Atlantic City casino smoking ban bill gains four sponsors, now backed by a third of NJ senators

Atlantic City casino smoking ban bill gains four sponsors, now backed by a third of NJ senators
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A bill seeking to ban smoking within Atlantic City casinos continues to gain sponsors. Half of the members of the Assembly Health Committee are now co-sponsors of proposal A2151/S264 after four more sponsors signed on recently.

The legislation seeks to eliminate a loophole in New Jersey’s current smoking law specifically exempting casinos and simulcasting facilities, unlike every other business in the state. It has now been sent to health committees in both the Assembly and Senate, where it awaits hearings.

Casino workers in New Jersey have long pushed for a permanent ban. While smoking within venues was banned as a Covid-19 transmission-prevention measure in 2020, the prohibition expired in April 2021: employees have since tried to get it reinstated. A bill failed to pass during the last legislative session, but supporters believe things could now change.

This is, in no small part, due to the increasing number of co-sponsors and vocal supporters of the bill. The four new backers in the Assembly are members Nancy Munoz, R-Morris, Somerset, Union, who is deputy Republican leader; Ellen Park, D-Bergen; Victoria Flynn, R-Monmouth; and Gerry Scharfenberger, R-Monmouth, as reported by The Press of Atlantic City.

“With every new legislator who joins our fight, we get one step closer to ending the smoking in casinos that forces us to choose between our health and a paycheck,” said Nicole Vitola, co-leader of Casino Employees Against Smoking’s Effects (CEASE), according to the cited source.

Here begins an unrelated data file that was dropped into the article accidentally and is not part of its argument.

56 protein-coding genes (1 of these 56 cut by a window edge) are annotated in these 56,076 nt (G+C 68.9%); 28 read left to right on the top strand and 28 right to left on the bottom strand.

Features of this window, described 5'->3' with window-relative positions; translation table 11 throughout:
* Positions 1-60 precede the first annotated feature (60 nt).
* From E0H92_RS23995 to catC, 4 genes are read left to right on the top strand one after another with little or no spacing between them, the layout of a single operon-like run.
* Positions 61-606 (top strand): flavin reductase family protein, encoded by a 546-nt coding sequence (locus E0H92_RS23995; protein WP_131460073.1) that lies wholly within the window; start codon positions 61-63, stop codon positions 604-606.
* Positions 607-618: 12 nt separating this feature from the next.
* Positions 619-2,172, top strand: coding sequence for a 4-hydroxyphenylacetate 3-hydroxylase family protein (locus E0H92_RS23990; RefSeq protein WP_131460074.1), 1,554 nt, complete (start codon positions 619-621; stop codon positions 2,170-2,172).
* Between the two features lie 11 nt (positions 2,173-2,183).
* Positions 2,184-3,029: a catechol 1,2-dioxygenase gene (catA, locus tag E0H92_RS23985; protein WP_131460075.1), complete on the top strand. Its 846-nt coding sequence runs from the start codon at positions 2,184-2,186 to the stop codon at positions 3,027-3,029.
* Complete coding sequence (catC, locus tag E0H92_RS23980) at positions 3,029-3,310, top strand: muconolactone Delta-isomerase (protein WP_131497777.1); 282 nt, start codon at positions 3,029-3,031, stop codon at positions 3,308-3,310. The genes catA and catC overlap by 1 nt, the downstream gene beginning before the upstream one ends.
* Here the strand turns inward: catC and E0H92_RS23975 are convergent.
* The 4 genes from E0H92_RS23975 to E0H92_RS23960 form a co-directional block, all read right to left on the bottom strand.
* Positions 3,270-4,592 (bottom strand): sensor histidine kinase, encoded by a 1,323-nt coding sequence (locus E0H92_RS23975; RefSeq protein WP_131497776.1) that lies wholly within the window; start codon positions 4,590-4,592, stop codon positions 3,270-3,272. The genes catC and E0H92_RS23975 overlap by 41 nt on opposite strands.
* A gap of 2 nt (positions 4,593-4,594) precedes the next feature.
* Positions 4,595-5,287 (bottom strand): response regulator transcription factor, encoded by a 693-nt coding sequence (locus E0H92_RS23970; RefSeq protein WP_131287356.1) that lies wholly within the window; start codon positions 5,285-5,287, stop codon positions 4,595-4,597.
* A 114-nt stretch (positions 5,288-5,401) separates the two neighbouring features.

The bill now has 22 co-sponsors in the 80-member Assembly, and 13 in the 40-member Senate. This implies about one-third of all state senators are now either primary or co-sponsors of the smoking ban legislation. Senators who are sponsoring include nine Democrats and four Republicans. 

“If the COVID-19 pandemic has taught us anything, it’s that health comes first. Without healthy workers, you can’t have a thriving industry,” said Assembly co-sponsor Ellen Park, D-Bergen. However, not all stakeholders agree the ban would be in the best interest of the casino industry - especially casino operators.

According to a report from research and professional services firm Spectrum Gaming Group, commissioned by the Casino Association of New Jersey (CANJ), the introduction of a permanent smoking ban in Atlantic City casinos could cost up to 2,500 jobs and cause a decline in gaming and tax revenue for the state of New Jersey.

“Adding a smoking ban could cause a devastating effect to the community and state,” CANJ president Joe Lupo stated last month. “We understand this is a difficult issue, but it is important that we create a welcoming and inclusive environment for all of our guests, which include smokers and non-smokers.”

The sentiment has been echoed by the Greater Atlantic City Chamber, which earlier this month issued a statement opposing proposals for a permanent smoking ban. Michael Chait, president of the business group, said in an open letter that a ban “would have a negative impact on the casino industry.”

“As the numbers demonstrate, this is not the time to enact policy changes that could inflict yet another blow to an already struggling industry and the employees, families and businesses that it supports,” Chait warned, while highlighting Atlantic City remains “the economic engine of not only South Jersey, but the entire state.”